The Cubs have struggled to develop homegrown pitchers during Theo Epstein’s regime, though senior VP of player development and amateur scouting Jason McLeod told Gordon Wittenmyer of the Chicago Sun-Times that “this is probably the first year I can confidently sit here and feel like we have the guys that can help this team in the major leagues this year, if needed.” The Cubs are already overloaded with veteran rotation options on the 25-man roster, with Jon Lester, Cole Hamels, Kyle Hendricks, Jose Quintana, Yu Darvish, swingman Mike Montgomery, and Tyler Chatwood all on hand to make starts. Of course, those seven account for over $100MM in salary next season, as the Cubs have been forced to spend big on starting pitching to account for a lack of help from the farm.
Jen-Ho Tseng and Duane Underwood Jr. are Triple-A arms who cracked the big leagues in 2018, plus a variety of 2016 draft picks (Thomas Hatch, Michael Rucker, Duncan Robinson) could potentially make the MLB level this season, possibly in the bullpen if not the rotation. The 2016 class is noteworthy, as McLeod said the player development staff has been “more aggressive” with how it brings along its pitchers given the lack of results in earlier years. “We tried to fit everyone neatly into a box,” McLeod said. “Do these mechanics lead to what we think is going to be long-term health? And has he thrown enough strikes that we think prior performance is going to equal this type of performance going forward? We put so many checks on guys…that probably hamstrung us a little bit.”
More from around the National League…
- The Reds have been linked to the center field market since parting ways with Billy Hamilton, though Bobby Nightengale of the Cincinnati Enquirer (Twitter link) suggests the team could like its internal options enough that “a late-inning defensive specialist” could be acquired. None of Scott Schebler, Yasiel Puig, or Nick Senzel profile as anything more than an average defender in center, so it makes sense that the Reds could aim for a glove-first bench player that would allow the team to keep those bigger bats in the lineup for the bulk of a game. A defensive specialist, additionally, would also come at a much lower cost than an everyday-type of center fielder.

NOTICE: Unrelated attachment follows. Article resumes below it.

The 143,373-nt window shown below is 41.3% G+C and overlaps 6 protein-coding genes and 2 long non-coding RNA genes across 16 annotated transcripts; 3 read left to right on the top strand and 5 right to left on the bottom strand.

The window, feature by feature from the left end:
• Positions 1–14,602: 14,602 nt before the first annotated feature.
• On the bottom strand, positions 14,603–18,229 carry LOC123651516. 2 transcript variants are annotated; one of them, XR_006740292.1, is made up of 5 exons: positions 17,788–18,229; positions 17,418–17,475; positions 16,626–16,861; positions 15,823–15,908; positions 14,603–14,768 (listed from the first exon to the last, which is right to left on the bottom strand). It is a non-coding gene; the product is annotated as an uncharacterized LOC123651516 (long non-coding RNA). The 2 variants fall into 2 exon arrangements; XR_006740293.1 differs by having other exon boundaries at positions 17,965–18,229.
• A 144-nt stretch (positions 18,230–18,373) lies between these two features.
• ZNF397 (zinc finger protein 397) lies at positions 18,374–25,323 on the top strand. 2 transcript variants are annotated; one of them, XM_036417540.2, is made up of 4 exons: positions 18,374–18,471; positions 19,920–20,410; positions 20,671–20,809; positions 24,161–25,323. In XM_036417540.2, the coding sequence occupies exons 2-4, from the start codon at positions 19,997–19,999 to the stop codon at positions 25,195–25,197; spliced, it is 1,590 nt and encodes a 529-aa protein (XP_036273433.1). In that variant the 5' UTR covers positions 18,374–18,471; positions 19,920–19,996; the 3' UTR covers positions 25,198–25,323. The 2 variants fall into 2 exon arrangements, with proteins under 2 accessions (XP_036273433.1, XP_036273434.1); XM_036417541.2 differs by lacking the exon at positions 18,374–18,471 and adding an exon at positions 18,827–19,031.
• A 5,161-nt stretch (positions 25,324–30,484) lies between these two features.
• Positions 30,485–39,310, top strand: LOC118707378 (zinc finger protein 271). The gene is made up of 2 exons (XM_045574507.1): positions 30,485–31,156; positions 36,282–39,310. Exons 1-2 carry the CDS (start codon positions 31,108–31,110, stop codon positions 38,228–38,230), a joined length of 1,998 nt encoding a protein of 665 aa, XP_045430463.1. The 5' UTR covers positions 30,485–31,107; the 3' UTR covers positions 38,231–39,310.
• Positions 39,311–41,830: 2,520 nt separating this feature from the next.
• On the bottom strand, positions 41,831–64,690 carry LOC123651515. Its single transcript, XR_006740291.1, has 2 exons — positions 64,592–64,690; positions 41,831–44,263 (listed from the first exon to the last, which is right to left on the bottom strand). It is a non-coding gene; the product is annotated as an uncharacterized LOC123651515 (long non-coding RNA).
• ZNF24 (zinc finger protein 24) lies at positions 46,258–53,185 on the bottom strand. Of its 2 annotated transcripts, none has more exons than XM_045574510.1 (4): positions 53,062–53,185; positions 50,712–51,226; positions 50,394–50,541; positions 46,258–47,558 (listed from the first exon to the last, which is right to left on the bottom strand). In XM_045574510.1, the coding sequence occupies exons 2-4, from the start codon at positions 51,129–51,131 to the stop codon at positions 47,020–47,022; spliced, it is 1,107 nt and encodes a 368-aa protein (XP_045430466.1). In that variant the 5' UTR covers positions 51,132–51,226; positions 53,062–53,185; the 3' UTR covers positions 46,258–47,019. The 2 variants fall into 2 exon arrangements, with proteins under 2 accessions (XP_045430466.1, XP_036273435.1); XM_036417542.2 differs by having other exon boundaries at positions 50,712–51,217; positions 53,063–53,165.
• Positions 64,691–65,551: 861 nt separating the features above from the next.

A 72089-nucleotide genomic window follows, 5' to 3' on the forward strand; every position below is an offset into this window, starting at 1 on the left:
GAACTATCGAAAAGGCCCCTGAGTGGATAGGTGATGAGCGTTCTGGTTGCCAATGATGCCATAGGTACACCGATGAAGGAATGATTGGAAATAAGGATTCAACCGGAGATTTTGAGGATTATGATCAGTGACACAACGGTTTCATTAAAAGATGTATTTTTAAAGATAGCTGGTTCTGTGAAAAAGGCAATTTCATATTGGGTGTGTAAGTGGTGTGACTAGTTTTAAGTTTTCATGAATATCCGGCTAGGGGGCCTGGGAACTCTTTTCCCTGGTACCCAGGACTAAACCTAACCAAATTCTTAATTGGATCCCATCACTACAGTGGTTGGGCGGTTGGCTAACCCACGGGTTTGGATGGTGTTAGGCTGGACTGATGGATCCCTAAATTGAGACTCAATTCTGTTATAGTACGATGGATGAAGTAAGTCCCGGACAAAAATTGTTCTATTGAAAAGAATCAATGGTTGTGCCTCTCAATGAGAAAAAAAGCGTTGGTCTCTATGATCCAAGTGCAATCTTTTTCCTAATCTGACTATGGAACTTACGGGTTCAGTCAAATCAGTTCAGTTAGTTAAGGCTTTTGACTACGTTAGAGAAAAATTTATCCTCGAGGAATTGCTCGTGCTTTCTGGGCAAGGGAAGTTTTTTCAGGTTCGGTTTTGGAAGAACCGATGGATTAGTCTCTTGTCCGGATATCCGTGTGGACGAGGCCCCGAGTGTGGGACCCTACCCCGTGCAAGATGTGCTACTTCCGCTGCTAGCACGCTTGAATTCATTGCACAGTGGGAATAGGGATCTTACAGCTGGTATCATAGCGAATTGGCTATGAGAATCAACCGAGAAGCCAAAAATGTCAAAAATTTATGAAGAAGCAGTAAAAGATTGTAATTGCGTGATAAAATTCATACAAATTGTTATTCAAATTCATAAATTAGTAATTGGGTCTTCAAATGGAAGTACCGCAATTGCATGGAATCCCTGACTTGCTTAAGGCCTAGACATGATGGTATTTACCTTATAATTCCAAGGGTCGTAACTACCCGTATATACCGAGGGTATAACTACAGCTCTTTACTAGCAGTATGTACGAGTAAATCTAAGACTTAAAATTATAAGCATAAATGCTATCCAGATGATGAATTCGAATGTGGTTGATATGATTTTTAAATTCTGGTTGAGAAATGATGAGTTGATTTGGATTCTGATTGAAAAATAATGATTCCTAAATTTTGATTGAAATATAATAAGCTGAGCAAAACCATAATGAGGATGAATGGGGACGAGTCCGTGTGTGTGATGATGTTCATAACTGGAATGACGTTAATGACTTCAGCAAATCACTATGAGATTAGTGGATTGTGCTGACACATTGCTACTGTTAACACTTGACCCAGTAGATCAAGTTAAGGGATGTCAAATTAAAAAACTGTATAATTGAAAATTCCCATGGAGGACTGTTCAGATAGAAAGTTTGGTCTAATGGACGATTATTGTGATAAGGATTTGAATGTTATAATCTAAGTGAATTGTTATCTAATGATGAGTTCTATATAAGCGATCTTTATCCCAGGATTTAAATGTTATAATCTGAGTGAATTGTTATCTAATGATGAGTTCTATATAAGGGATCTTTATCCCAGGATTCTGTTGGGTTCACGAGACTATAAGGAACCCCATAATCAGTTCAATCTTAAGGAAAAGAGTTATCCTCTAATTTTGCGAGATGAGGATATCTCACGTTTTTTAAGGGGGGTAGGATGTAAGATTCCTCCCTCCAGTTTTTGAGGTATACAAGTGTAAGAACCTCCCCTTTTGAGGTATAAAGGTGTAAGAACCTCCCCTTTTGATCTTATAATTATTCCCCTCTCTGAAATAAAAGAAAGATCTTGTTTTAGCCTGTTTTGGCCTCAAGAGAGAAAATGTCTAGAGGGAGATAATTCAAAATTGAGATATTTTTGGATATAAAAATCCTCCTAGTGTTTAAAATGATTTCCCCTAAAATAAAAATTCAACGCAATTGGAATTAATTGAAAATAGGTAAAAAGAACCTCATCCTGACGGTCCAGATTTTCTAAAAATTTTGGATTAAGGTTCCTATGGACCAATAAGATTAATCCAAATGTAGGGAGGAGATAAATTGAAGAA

- Reports from earlier today suggested the White Sox had interest in Dodgers outfielder Joc Pederson, and The Athletic’s David O’Brien (Twitter link) opines that the Braves also make sense as a Pederson suitor. Atlanta is in need of an outfielder to line up next to Ronald Acuna and Ender Inciarte, and Pederson offers some power and two years of team control. The Braves also have right-handed hitting bench options (Charlie Culberson, Adam Duvall, Johan Camargo) to platoon with Pederson, who struggles against left-handed pitching.
- The Dodgers announced their minor league coaching staffs earlier this week, including the item that former outfielder Jason Bourgeois was joining the staff of the team’s A-ball level Great Lakes Loons. This would seem to indicate that Bourgeois is calling it a career after 19 professional seasons. A second-round pick for the Rangers in the 2000 draft, Bourgeois appeared in 317 MLB games with the White Sox, Brewers, Astros, Royals, Rays, and Reds from 2008-15, hitting .253/.300/.326 over 761 career plate appearances. Since last appearing in the Show, Bourgeois played for the White Sox and Diamondbacks at the Triple-A level, and he spent last season in the Mexican League. We at MLBTR wish Bourgeois all the best in this next stage of his baseball career.